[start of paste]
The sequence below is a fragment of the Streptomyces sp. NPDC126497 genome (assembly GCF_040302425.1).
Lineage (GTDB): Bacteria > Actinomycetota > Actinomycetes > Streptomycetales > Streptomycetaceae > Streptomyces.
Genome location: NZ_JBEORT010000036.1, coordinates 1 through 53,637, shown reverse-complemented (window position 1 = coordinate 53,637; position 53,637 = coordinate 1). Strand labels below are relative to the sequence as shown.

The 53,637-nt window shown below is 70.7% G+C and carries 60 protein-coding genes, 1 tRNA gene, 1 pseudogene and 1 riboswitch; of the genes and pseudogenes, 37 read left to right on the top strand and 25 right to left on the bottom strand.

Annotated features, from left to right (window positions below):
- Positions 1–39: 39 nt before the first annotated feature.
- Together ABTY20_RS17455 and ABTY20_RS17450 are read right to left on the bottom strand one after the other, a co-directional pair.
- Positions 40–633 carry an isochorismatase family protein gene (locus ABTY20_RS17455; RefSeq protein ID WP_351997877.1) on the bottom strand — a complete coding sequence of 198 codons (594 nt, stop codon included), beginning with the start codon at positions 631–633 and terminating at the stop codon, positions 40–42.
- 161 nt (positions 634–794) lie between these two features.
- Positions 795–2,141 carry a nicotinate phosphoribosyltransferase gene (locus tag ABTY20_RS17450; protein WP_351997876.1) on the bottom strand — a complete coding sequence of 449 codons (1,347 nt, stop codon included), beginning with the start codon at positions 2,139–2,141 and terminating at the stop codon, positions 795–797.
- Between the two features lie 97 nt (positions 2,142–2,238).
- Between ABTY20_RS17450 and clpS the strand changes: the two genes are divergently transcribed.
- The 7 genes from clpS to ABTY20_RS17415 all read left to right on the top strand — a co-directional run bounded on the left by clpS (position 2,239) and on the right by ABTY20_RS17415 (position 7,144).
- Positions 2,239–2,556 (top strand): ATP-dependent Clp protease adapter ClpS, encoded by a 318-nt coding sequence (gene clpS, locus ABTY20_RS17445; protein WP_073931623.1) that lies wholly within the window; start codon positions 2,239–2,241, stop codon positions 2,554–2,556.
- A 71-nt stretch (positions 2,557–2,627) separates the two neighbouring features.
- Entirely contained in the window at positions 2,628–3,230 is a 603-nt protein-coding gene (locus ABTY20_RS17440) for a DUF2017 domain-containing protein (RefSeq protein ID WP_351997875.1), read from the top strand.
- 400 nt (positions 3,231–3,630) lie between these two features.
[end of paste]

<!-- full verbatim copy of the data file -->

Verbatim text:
The sequence below is a fragment of the Streptomyces sp. NPDC126497 genome (assembly GCF_040302425.1).
Lineage (GTDB): Bacteria > Actinomycetota > Actinomycetes > Streptomycetales > Streptomycetaceae > Streptomyces.
Genome location: NZ_JBEORT010000036.1, coordinates 1 through 53,637, shown reverse-complemented (window position 1 = coordinate 53,637; position 53,637 = coordinate 1). Strand labels below are relative to the sequence as shown.

The 53,637-nt window shown below is 70.7% G+C and carries 60 protein-coding genes, 1 tRNA gene, 1 pseudogene and 1 riboswitch; of the genes and pseudogenes, 37 read left to right on the top strand and 25 right to left on the bottom strand.

Annotated features, from left to right (window positions below):
- Positions 1–39: 39 nt before the first annotated feature.
- Together ABTY20_RS17455 and ABTY20_RS17450 are read right to left on the bottom strand one after the other, a co-directional pair.
- Positions 40–633 carry an isochorismatase family protein gene (locus ABTY20_RS17455; RefSeq protein ID WP_351997877.1) on the bottom strand — a complete coding sequence of 198 codons (594 nt, stop codon included), beginning with the start codon at positions 631–633 and terminating at the stop codon, positions 40–42.
- 161 nt (positions 634–794) lie between these two features.
- Positions 795–2,141 carry a nicotinate phosphoribosyltransferase gene (locus tag ABTY20_RS17450; protein WP_351997876.1) on the bottom strand — a complete coding sequence of 449 codons (1,347 nt, stop codon included), beginning with the start codon at positions 2,139–2,141 and terminating at the stop codon, positions 795–797.
- Between the two features lie 97 nt (positions 2,142–2,238).
- Between ABTY20_RS17450 and clpS the strand changes: the two genes are divergently transcribed.
- The 7 genes from clpS to ABTY20_RS17415 all read left to right on the top strand — a co-directional run bounded on the left by clpS (position 2,239) and on the right by ABTY20_RS17415 (position 7,144).
- Positions 2,239–2,556 (top strand): ATP-dependent Clp protease adapter ClpS, encoded by a 318-nt coding sequence (gene clpS, locus ABTY20_RS17445; protein WP_073931623.1) that lies wholly within the window; start codon positions 2,239–2,241, stop codon positions 2,554–2,556.
- A 71-nt stretch (positions 2,557–2,627) separates the two neighbouring features.
- Entirely contained in the window at positions 2,628–3,230 is a 603-nt protein-coding gene (locus ABTY20_RS17440) for a DUF2017 domain-containing protein (RefSeq protein ID WP_351997875.1), read from the top strand.
- 400 nt (positions 3,231–3,630) lie between these two features.